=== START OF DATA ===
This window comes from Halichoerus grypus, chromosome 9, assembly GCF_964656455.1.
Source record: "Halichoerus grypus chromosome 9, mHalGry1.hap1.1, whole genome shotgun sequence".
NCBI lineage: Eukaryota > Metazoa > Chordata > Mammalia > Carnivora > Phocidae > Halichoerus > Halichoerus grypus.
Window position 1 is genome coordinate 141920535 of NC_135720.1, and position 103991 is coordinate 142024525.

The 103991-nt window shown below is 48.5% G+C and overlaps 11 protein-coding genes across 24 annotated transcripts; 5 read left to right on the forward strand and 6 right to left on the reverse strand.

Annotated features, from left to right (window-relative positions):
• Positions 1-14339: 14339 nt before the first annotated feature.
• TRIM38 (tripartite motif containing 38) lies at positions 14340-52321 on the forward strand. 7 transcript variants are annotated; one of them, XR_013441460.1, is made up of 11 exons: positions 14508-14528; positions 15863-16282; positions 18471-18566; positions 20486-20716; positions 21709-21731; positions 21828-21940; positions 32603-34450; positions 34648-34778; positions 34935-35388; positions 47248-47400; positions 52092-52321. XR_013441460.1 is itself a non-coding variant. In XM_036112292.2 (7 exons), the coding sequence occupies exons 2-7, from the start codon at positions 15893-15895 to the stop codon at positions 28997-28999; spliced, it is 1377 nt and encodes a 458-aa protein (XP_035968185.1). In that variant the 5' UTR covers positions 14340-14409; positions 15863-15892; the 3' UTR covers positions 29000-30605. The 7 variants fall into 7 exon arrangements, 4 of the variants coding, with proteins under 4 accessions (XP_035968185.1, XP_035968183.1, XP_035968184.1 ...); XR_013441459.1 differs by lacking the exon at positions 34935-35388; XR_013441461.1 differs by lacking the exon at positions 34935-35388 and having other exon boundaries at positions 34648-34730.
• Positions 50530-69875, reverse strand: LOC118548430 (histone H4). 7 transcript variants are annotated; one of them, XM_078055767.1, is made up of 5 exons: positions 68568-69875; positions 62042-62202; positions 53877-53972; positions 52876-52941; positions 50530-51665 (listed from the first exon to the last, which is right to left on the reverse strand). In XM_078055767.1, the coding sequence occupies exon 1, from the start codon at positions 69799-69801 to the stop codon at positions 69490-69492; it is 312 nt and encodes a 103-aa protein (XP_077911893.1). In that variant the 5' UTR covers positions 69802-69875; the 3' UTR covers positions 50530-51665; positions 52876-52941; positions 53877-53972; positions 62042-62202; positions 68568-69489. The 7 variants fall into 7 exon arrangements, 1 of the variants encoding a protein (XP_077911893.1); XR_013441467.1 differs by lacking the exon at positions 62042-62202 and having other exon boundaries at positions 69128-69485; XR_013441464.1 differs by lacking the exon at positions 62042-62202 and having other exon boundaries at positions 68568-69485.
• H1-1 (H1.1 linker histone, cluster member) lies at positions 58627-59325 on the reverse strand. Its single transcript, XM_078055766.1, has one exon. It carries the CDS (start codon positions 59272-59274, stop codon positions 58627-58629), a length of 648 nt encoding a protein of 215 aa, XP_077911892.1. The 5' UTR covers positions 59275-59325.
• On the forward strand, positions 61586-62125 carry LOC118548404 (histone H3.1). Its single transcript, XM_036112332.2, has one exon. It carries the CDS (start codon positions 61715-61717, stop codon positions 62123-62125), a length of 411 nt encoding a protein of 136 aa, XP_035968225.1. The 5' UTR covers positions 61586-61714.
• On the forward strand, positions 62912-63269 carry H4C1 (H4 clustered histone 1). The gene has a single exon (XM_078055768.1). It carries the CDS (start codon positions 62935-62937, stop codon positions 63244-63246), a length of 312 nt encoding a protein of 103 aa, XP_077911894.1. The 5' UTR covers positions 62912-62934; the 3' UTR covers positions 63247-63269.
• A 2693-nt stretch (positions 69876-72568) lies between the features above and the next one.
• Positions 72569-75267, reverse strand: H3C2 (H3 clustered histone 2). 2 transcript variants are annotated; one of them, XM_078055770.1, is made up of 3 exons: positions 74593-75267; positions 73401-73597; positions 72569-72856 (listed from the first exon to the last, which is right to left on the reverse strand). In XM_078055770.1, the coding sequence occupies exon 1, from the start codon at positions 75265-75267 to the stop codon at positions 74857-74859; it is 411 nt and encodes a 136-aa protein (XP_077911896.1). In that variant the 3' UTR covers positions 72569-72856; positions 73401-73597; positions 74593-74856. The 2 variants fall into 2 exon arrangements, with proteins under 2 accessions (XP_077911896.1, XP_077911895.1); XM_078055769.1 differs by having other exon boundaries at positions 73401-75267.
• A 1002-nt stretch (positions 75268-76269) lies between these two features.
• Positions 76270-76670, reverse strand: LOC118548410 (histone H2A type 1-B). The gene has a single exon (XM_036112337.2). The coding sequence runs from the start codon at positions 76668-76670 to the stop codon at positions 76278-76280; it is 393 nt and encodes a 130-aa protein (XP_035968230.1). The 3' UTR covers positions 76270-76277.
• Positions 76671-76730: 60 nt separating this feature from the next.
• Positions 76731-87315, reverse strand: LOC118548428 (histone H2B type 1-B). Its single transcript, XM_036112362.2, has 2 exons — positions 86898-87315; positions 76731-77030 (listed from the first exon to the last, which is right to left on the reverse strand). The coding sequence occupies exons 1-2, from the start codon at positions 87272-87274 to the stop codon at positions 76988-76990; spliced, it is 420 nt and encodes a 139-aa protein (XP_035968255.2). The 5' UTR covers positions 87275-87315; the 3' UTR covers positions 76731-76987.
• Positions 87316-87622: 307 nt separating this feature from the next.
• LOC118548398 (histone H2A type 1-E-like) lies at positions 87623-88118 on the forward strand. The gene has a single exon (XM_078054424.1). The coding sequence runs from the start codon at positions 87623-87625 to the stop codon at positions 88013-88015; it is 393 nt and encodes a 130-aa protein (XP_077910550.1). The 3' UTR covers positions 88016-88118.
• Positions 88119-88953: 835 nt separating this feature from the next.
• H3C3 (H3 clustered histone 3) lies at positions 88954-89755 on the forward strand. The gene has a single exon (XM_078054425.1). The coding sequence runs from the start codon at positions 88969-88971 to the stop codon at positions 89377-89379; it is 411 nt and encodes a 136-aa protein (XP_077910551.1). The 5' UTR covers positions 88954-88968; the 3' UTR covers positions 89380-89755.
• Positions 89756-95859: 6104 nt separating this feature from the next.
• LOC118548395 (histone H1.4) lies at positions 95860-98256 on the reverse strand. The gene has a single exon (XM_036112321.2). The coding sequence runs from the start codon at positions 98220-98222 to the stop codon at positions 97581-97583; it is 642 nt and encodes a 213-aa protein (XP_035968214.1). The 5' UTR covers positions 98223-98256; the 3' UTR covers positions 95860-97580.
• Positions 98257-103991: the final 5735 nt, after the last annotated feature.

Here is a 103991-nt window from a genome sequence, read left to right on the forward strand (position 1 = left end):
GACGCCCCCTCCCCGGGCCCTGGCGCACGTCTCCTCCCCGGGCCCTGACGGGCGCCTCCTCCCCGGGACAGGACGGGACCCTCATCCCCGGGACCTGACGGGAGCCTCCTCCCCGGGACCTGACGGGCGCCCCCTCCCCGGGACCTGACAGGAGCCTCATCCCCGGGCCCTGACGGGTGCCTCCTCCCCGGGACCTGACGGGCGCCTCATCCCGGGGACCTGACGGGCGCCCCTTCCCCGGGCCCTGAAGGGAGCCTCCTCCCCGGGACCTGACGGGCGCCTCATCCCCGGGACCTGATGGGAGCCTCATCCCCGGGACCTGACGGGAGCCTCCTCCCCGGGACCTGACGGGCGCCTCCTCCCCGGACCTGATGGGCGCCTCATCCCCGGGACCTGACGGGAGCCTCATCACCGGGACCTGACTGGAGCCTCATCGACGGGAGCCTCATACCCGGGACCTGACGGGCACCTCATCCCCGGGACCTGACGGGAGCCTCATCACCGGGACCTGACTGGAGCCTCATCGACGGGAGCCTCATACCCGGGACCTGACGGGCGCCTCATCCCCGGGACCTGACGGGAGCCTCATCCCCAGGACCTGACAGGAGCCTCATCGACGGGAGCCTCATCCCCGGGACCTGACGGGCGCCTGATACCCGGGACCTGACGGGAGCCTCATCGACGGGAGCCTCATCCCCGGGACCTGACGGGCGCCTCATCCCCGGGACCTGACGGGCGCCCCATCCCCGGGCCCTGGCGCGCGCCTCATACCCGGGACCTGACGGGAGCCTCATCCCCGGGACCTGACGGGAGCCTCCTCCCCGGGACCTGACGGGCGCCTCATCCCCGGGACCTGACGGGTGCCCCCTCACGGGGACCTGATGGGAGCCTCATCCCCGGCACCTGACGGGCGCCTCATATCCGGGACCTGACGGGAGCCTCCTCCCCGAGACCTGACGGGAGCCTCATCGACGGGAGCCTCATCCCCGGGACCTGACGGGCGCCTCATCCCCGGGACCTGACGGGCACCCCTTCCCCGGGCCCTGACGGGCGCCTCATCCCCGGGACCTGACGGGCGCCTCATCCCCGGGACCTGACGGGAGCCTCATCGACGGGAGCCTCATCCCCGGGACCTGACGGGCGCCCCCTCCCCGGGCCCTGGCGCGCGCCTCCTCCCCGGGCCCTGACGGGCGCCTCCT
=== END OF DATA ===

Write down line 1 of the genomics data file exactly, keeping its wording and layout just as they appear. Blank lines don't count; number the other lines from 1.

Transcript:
This window comes from Halichoerus grypus, chromosome 9, assembly GCF_964656455.1.